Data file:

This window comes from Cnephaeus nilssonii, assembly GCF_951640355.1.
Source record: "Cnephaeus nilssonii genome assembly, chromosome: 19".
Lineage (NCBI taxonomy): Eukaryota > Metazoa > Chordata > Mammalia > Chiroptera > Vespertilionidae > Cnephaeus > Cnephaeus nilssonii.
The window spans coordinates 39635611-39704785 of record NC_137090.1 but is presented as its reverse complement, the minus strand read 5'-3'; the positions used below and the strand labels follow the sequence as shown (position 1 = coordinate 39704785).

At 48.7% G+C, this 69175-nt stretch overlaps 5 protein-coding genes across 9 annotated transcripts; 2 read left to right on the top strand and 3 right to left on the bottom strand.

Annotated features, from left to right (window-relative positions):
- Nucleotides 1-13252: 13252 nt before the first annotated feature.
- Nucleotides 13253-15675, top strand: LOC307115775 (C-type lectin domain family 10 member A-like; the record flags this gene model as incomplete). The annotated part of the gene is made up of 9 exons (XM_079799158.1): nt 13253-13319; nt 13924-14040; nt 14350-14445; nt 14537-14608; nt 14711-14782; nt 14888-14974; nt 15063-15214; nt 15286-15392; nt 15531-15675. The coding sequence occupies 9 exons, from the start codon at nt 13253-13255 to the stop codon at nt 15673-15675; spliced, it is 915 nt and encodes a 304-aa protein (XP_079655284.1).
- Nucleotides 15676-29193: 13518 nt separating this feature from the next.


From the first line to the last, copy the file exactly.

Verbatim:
This window comes from Cnephaeus nilssonii, assembly GCF_951640355.1.
Source record: "Cnephaeus nilssonii genome assembly, chromosome: 19".
Lineage (NCBI taxonomy): Eukaryota > Metazoa > Chordata > Mammalia > Chiroptera > Vespertilionidae > Cnephaeus > Cnephaeus nilssonii.
The window spans coordinates 39635611-39704785 of record NC_137090.1 but is presented as its reverse complement, the minus strand read 5'-3'; the positions used below and the strand labels follow the sequence as shown (position 1 = coordinate 39704785).

At 48.7% G+C, this 69175-nt stretch overlaps 5 protein-coding genes across 9 annotated transcripts; 2 read left to right on the top strand and 3 right to left on the bottom strand.

Annotated features, from left to right (window-relative positions):
- Nucleotides 1-13252: 13252 nt before the first annotated feature.
- Nucleotides 13253-15675, top strand: LOC307115775 (C-type lectin domain family 10 member A-like; the record flags this gene model as incomplete). The annotated part of the gene is made up of 9 exons (XM_079799158.1): nt 13253-13319; nt 13924-14040; nt 14350-14445; nt 14537-14608; nt 14711-14782; nt 14888-14974; nt 15063-15214; nt 15286-15392; nt 15531-15675. The coding sequence occupies 9 exons, from the start codon at nt 13253-13255 to the stop codon at nt 15673-15675; spliced, it is 915 nt and encodes a 304-aa protein (XP_079655284.1).
- Nucleotides 15676-29193: 13518 nt separating this feature from the next.